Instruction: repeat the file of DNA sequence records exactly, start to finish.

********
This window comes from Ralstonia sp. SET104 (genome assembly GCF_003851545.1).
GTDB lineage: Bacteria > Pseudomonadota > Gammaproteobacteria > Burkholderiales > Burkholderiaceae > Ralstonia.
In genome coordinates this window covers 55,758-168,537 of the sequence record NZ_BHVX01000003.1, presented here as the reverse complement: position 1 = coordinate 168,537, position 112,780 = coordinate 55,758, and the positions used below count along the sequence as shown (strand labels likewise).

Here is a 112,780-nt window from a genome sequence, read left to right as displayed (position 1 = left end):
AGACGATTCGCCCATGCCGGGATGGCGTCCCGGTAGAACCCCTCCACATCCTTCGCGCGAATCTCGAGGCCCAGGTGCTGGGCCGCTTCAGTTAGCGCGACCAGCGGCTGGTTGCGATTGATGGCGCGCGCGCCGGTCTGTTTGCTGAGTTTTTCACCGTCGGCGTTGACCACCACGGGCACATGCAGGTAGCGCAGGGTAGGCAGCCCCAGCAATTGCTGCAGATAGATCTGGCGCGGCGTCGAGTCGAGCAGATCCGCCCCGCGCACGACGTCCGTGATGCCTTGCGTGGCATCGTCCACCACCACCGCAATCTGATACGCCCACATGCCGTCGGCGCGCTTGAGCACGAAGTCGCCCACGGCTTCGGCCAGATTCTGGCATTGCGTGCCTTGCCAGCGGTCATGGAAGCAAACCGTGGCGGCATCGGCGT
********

This window comes from Ralstonia sp. SET104 (genome assembly GCF_003851545.1).
GTDB lineage: Bacteria > Pseudomonadota > Gammaproteobacteria > Burkholderiales > Burkholderiaceae > Ralstonia.
In genome coordinates this window covers 55,758-168,537 of the sequence record NZ_BHVX01000003.1, presented here as the reverse complement: position 1 = coordinate 168,537, position 112,780 = coordinate 55,758, and the positions used below count along the sequence as shown (strand labels likewise).

Here is a 112,780-nt window from a genome sequence, read left to right as displayed (position 1 = left end):
AGACGATTCGCCCATGCCGGGATGGCGTCCCGGTAGAACCCCTCCACATCCTTCGCGCGAATCTCGAGGCCCAGGTGCTGGGCCGCTTCAGTTAGCGCGACCAGCGGCTGGTTGCGATTGATGGCGCGCGCGCCGGTCTGTTTGCTGAGTTTTTCACCGTCGGCGTTGACCACCACGGGCACATGCAGGTAGCGCAGGGTAGGCAGCCCCAGCAATTGCTGCAGATAGATCTGGCGCGGCGTCGAGTCGAGCAGATCCGCCCCGCGCACGACGTCCGTGATGCCTTGCGTGGCATCGTCCACCACCACCGCAATCTGATACGCCCACATGCCGTCGGCGCGCTTGAGCACGAAGTCGCCCACGGCTTCGGCCAGATTCTGGCATTGCGTGCCTTGCCAGCGGTCATGGAAGCAAACCGTGGCGGCATCGGCGT